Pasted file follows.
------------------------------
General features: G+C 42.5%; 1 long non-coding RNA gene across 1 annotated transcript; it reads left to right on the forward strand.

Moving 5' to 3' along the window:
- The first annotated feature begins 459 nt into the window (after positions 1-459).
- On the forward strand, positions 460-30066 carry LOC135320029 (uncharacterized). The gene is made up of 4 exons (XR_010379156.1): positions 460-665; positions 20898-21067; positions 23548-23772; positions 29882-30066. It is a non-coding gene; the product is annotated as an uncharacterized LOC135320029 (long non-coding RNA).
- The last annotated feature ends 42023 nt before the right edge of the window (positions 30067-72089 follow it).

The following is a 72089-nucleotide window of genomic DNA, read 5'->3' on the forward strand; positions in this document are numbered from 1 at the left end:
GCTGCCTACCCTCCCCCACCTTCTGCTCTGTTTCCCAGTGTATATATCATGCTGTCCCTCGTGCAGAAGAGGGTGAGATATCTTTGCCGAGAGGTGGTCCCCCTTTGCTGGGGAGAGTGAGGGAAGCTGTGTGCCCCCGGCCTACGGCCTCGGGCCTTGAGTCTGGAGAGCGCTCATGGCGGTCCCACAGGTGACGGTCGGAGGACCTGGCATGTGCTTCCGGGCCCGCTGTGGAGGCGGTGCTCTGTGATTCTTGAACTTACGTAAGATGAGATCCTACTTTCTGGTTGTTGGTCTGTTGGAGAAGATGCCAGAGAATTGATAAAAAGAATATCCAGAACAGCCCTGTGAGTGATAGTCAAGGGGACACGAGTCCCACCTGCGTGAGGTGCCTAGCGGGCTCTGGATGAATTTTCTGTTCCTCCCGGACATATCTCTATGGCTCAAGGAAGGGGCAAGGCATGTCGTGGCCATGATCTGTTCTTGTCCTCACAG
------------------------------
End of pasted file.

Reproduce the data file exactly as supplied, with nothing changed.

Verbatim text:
General features: G+C 42.5%; 1 long non-coding RNA gene across 1 annotated transcript; it reads left to right on the forward strand.

Moving 5' to 3' along the window:
- The first annotated feature begins 459 nt into the window (after positions 1-459).
- On the forward strand, positions 460-30066 carry LOC135320029 (uncharacterized). The gene is made up of 4 exons (XR_010379156.1): positions 460-665; positions 20898-21067; positions 23548-23772; positions 29882-30066. It is a non-coding gene; the product is annotated as an uncharacterized LOC135320029 (long non-coding RNA).
- The last annotated feature ends 42023 nt before the right edge of the window (positions 30067-72089 follow it).

The following is a 72089-nucleotide window of genomic DNA, read 5'->3' on the forward strand; positions in this document are numbered from 1 at the left end:
GCTGCCTACCCTCCCCCACCTTCTGCTCTGTTTCCCAGTGTATATATCATGCTGTCCCTCGTGCAGAAGAGGGTGAGATATCTTTGCCGAGAGGTGGTCCCCCTTTGCTGGGGAGAGTGAGGGAAGCTGTGTGCCCCCGGCCTACGGCCTCGGGCCTTGAGTCTGGAGAGCGCTCATGGCGGTCCCACAGGTGACGGTCGGAGGACCTGGCATGTGCTTCCGGGCCCGCTGTGGAGGCGGTGCTCTGTGATTCTTGAACTTACGTAAGATGAGATCCTACTTTCTGGTTGTTGGTCTGTTGGAGAAGATGCCAGAGAATTGATAAAAAGAATATCCAGAACAGCCCTGTGAGTGATAGTCAAGGGGACACGAGTCCCACCTGCGTGAGGTGCCTAGCGGGCTCTGGATGAATTTTCTGTTCCTCCCGGACATATCTCTATGGCTCAAGGAAGGGGCAAGGCATGTCGTGGCCATGATCTGTTCTTGTCCTCACAG